You've also got double the ROPs count, another 1GB of GDDR5 memory on top, and they're all running through an aggregated 512-bit memory bus. All that extra goodness inside this new card means the Hawaii XT GPU is a massive chip. It's not quite on a par with the GK 110's 7 billion transistors and 561mm2 die size, but at 6.2 bn transistors and a 435mm2 die it's not far behind in sheer scale.
AMD hasn't just followed Nvidia's lead in creating a big, heavy, powerful graphics chip for its flagship graphics card; it's also changed the way it zeros in on the GPU core clockspeed. Where Nvidia introduced GPU Boost with the inaugural Kepler cards, then re-specced it for the GTX 700 series, AMD has been playing catch-up.
Nvidia's cards were the first to really take advantage of dynamic clockspeeds, latterly based upon target temperatures, and with the R9 290X, AMD is also basing its dynamic GPU clock almost entirely on temperature.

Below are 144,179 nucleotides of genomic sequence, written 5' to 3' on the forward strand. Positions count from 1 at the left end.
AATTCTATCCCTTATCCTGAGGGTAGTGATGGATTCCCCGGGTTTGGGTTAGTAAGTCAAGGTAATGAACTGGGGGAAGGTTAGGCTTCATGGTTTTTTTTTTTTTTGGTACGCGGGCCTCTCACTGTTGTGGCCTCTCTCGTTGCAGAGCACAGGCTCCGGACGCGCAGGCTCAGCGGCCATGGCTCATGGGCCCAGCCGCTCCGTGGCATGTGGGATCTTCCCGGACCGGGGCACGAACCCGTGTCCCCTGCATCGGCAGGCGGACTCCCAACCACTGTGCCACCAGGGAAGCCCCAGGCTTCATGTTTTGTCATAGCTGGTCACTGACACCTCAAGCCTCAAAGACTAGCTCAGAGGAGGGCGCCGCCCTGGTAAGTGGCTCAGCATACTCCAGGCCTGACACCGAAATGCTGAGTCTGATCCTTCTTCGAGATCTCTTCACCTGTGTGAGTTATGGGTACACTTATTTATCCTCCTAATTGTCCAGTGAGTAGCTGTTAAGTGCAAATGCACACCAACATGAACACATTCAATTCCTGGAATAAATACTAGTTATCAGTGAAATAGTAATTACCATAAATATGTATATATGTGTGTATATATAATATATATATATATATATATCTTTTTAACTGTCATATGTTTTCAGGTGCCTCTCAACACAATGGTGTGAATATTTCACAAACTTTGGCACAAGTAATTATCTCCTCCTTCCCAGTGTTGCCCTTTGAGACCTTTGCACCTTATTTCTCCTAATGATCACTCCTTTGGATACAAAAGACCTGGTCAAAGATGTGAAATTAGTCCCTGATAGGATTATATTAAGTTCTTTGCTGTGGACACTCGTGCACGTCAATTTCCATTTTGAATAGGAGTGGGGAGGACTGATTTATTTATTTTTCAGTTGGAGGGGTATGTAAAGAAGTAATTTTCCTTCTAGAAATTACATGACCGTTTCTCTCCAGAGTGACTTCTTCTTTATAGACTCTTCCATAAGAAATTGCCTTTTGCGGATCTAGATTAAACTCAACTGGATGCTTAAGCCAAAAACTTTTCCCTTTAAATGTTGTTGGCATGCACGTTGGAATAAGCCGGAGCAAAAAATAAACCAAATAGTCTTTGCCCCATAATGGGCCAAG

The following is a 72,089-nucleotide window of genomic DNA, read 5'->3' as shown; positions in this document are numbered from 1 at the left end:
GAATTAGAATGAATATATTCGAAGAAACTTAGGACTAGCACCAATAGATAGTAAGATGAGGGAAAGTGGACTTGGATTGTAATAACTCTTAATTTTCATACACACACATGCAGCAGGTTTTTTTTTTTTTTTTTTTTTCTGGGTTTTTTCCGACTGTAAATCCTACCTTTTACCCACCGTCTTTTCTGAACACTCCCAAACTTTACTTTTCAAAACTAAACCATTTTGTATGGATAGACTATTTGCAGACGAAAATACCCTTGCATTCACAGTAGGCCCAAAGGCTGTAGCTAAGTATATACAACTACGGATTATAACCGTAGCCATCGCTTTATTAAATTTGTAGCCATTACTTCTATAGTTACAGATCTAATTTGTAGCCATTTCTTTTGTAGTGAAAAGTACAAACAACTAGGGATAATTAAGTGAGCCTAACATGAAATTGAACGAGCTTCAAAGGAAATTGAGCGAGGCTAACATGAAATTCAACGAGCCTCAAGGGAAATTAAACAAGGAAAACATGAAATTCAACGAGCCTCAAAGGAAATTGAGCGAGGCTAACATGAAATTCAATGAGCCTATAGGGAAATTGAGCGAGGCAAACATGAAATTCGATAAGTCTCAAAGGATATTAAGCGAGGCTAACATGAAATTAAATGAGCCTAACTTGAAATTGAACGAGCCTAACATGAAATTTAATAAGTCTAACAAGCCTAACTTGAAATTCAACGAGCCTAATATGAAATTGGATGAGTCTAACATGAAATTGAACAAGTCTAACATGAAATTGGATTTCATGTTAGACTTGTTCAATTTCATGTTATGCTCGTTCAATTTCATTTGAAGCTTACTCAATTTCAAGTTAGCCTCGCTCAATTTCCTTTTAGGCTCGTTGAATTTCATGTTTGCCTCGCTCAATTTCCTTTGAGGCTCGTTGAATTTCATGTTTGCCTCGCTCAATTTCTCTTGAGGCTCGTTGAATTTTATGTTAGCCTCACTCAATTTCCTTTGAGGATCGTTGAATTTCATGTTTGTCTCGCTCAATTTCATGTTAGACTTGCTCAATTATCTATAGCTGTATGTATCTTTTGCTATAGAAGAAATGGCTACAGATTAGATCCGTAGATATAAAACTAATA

That then means we can no longer really talk about clockspeeds as we used to. They're no longer a fixed entity, they move up and down the scale as power and temperature headroom allows. The R9 290X then has a core clock of up to 1GHz and how quickly it runs depends on how close to the 95ºC temperature target the GPU is running at.
Sorry, what? A target temperature of 95ºC?
Yeah, that does seem to be pretty hot for AMD to actively aim its flagship GPU at, but it's been at pains to assure the tech world 95ºC is a "perfectly safe temperature at which the GPU can operate for its entire life. There is no technical reason to reduce the target temperature below 95ºC," I was told. So there.